Carbet Falls

Origin and environment

“Carbet Falls” also known as the “Grand Carbet River” is located in Guadeloupe National Park”, on the lower slopes of “La Soufrière” volcano and count amongst the most spectacular waterfalls of the Lesser Antilles. With approximately 400,000 visitors annually, these impressive waterfalls are popular tourist destinations in Basse-Terre Island. “Carbet Falls” also has an interesting historical significance. In November 1493, Christopher Colombus marvelled at the beauty of the falls and described them in his ship’s log.

Three Falls, three Hiking trails

There are three separate waterfalls set in the tropical rainforest.

– The first cascade

The first cascade is 115 metres (377 feet) tall and is the highest. Situated in Guadeloupe National Park in Capesterre-Belle-Eau Township, the touch of originality is in the red-orangey coloured stones due to the waterfall. Visitors reach the cascade by a long, steep trail at an elevation of 900 metres (3000 feet). The source of the Carbet River is located another 2 km (1.2 miles) upstream from the first cascade, at an elevation of 1300 metres (4300 feet). To access the cascade it will take you around 3-4 hours to go there and back from the parking and the small welcome desk. The trail leading to the cascade is averagely difficult but it’s worth it.

First Cascade (photo: http://ti.racoon.free.fr/)
First Cascade (Photo: Greg)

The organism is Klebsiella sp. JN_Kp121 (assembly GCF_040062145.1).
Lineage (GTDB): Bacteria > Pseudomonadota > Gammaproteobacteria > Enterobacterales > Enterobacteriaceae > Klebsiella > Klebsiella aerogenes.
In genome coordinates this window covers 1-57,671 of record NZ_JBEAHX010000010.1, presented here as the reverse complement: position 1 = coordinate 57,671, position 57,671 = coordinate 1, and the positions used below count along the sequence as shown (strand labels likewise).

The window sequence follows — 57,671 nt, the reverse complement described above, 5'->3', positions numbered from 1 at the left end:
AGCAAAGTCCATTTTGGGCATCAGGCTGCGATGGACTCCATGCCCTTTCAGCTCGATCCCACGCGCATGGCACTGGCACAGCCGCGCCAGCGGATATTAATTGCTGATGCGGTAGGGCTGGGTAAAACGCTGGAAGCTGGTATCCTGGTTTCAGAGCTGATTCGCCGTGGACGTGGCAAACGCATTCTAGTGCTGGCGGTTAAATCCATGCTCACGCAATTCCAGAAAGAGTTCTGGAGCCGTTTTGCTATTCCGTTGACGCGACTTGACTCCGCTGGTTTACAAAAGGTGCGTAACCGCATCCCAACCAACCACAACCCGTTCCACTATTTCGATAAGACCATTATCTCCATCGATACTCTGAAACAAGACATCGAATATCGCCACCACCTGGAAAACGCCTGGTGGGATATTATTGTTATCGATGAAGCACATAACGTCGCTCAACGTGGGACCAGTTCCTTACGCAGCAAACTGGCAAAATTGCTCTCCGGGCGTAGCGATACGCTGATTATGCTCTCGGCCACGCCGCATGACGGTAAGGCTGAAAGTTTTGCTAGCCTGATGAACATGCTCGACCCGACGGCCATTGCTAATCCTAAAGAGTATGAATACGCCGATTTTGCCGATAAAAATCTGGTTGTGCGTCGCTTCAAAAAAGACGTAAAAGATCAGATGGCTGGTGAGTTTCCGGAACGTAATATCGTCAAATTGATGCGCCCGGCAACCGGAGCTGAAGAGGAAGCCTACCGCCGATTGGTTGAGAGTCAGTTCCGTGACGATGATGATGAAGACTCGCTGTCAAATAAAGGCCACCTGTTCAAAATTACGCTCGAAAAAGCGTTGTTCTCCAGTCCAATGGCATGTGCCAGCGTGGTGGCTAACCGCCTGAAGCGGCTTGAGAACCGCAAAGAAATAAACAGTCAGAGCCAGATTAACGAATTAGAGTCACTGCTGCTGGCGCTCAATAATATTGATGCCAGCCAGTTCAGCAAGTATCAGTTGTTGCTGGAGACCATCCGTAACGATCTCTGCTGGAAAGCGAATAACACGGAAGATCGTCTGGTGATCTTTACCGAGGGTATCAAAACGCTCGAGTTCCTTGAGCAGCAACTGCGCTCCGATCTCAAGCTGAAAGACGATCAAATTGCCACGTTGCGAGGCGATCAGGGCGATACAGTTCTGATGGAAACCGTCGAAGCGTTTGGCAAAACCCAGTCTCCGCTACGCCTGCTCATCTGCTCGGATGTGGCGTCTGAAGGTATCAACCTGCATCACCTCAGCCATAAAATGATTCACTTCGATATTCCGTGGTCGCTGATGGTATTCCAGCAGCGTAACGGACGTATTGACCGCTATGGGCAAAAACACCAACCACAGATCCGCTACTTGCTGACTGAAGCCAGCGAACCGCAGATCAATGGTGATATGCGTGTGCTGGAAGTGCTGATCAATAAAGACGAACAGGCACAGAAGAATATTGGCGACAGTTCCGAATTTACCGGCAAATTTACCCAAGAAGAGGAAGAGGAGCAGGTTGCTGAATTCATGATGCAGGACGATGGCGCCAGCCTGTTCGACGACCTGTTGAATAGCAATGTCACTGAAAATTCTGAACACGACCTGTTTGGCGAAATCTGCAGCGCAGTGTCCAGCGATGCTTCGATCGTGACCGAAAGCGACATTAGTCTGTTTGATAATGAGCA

– The Second cascade

The second cascade is 110 metres (361 feet) high and is the most visited due to its convenient accessibility (45 minutes from the parking area). To attain it the trail is very nicely maintained, paved, well designed and effortless even for disable people. The small welcome desk collects a small fee of 1.6 € per adult at the entrance. Many hot springs are located nearby. Less adventurous travellers will want to visit only this second cascade, while others might set out to see all three. It is highly recommended that experience hikers attempt to see all three, as there is some challenging terrain to cover in the rain forest.

Second cascade

– The third cascade

The third cascade is the lowest with 20 metres (66 feet) tall and has the greatest water volume of any waterfall in Guadeloupe. The cascade plunges down into a magnificent circular basin where swimming is allowed. You will need between 4-5 hours to get the fall by foot as it is the only way. This part of the Guadeloupe National Park has a reputation for being especially challenging and usually, experienced hikers are those who have the courage to go there.

Third cascade (photo:Greg)

Carbet Falls is a suitable spot for Guadeloupe hiking. Besides, it offers the opportunity to discover a different side of Guadeloupe Archipelago: national parks. When visiting Basse-Terre Island, don’t miss the beautiful scenery, vegetation and waterfalls of Carbet Falls.

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